A migrant was killed by gunfire at the Greece-Turkey border while she and several others attempted to cross a river separating the two countries, Greek police said on Sunday.
It wasn’t immediately clear who fired the shot that killed the woman on Saturday night.
Greek police were patrolling the area where the Evros River, which is called Meric in Turkish, narrows to about 60 to 70 metres wide and through which many migrants attempt to cross, according to a police statement and additional information provided by a police officer on condition of anonymity. The officers spotted numerous migrants on the Turkish side shortly before 9pm.
Police said 11 people embarked on an inflatable dinghy, and officers directed flashlights at the boat and started shouting “Police. Go back.” In response, said the police officer, a “barrage” of shots erupted from the Turkish side. The Greek police patrol couldn’t detect the source of the shots in the darkness and fell to the ground to protect themselves, shooting warning shots in the air, according to the statement which the officer corroborated.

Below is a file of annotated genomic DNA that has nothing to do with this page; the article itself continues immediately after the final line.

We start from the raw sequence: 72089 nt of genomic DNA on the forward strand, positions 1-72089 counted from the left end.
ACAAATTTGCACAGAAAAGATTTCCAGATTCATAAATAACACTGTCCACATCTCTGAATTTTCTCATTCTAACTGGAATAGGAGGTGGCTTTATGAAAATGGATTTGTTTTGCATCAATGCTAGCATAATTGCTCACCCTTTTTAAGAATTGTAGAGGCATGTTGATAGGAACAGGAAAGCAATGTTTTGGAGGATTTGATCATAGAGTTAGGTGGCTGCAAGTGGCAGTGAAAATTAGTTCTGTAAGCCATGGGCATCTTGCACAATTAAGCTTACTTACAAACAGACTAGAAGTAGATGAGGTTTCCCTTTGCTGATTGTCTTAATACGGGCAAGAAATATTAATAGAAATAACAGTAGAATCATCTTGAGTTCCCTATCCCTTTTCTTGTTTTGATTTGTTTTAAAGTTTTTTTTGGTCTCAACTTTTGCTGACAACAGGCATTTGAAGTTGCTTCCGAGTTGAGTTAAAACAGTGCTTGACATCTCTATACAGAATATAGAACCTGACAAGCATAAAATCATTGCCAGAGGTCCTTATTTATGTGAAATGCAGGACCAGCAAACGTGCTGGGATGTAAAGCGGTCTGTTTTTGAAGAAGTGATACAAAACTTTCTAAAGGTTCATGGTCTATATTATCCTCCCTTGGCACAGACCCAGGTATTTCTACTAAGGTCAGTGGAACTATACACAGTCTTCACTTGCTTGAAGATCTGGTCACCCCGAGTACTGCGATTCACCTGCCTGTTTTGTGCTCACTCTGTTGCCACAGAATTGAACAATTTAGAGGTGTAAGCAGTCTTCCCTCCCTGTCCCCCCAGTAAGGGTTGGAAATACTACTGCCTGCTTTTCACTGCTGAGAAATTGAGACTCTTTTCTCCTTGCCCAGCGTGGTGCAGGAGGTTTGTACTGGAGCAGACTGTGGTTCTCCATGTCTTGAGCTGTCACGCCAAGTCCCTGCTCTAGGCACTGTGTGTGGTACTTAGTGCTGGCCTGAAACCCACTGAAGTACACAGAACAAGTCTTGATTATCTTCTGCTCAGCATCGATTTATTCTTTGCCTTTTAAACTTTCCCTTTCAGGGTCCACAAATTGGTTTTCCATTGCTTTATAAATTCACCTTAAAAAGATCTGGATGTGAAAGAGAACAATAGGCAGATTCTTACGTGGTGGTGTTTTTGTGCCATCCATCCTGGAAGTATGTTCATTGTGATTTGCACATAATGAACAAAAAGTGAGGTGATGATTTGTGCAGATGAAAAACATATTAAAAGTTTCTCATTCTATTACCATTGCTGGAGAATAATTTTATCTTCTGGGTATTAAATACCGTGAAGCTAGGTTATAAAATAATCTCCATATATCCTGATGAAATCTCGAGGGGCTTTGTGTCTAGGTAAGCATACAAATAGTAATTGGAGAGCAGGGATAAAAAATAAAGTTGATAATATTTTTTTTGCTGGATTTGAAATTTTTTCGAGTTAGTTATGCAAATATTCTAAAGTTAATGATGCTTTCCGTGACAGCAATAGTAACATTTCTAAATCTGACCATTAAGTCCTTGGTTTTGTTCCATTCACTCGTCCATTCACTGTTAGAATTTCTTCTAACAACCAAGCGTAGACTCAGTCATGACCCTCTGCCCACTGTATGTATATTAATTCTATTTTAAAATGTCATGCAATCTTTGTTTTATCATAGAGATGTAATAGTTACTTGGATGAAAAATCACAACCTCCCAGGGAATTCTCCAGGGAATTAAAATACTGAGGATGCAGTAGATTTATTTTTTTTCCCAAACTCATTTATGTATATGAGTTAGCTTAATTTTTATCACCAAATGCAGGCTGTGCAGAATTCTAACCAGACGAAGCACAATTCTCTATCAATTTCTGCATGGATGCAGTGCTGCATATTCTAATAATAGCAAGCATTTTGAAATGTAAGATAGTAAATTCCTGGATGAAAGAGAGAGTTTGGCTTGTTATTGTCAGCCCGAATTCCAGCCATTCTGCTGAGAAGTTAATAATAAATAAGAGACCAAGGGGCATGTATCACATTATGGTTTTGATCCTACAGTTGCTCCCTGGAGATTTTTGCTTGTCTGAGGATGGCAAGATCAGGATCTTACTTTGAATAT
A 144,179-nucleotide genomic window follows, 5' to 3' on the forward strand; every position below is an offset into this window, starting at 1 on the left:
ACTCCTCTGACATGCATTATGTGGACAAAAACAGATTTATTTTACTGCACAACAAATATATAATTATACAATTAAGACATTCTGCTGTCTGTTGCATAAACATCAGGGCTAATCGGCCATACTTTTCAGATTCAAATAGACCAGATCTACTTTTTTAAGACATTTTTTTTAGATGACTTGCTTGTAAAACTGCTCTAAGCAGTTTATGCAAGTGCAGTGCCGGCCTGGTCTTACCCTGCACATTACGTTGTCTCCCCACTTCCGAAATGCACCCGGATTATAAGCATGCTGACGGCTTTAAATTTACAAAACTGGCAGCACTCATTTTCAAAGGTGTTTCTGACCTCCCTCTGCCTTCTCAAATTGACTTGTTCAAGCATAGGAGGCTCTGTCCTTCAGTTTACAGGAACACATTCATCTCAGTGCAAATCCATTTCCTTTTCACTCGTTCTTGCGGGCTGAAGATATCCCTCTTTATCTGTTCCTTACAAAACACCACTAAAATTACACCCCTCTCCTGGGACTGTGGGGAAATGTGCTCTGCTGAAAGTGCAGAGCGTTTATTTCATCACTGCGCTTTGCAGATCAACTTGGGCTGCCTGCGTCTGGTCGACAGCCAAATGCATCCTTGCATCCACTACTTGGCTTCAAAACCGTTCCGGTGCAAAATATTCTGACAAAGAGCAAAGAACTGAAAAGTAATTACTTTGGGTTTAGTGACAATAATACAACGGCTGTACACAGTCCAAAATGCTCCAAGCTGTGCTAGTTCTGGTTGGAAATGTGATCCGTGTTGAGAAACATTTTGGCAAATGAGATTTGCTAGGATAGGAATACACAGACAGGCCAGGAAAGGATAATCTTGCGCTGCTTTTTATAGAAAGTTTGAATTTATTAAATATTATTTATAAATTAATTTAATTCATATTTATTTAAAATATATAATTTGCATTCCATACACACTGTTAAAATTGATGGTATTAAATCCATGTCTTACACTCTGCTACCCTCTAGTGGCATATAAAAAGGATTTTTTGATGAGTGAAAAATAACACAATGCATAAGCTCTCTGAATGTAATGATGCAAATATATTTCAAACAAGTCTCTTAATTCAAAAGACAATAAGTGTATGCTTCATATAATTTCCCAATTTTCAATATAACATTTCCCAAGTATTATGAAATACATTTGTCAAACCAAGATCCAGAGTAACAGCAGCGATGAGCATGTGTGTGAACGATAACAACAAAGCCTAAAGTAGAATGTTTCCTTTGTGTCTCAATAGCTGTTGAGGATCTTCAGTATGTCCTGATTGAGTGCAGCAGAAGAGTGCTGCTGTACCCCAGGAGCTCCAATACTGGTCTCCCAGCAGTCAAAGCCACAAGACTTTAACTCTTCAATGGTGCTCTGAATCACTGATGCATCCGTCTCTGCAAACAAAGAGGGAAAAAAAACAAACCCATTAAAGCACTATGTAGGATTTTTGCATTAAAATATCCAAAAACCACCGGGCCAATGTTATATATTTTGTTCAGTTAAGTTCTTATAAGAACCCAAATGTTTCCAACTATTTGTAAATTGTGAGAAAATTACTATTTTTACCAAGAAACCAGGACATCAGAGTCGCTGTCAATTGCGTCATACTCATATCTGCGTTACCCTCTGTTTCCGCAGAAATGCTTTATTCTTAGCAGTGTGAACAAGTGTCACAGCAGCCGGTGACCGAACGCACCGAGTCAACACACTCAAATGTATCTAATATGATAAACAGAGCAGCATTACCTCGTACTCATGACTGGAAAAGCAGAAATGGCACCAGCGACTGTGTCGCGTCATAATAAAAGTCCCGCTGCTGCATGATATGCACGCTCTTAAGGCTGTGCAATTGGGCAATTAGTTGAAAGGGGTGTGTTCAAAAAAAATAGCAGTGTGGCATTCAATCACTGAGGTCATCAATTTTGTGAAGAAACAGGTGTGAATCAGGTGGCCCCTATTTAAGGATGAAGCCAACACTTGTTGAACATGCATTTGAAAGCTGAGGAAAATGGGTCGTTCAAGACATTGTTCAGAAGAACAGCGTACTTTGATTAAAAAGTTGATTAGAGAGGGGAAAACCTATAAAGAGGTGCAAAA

The dinghy came close to the Greek shore and five people disembarked — four made it to the shore but a fifth person was floating in the water. Police reached the body with some difficulty, according to the statement, and when they pulled it to the shore, they determined that it belonged to a woman and that she was dead.
Police questioned the four survivors — three Pakistani males, one a minor (17 years old) and a woman from Eritrea. There were conflicting reports about the dead woman’s nationality, but they agree she was African. It wasn’t known what happened to the other six people who tried to cross, but authorities don’t believe they entered Greece.
The coroner examining the woman’s body in the northeastern city of Alexandroupolis made a preliminary report that she died of a bullet wound to the back, with the shot coming from a very short distance and from a small-calibre weapon. The police officer said that Greek police don’t use such weapons.
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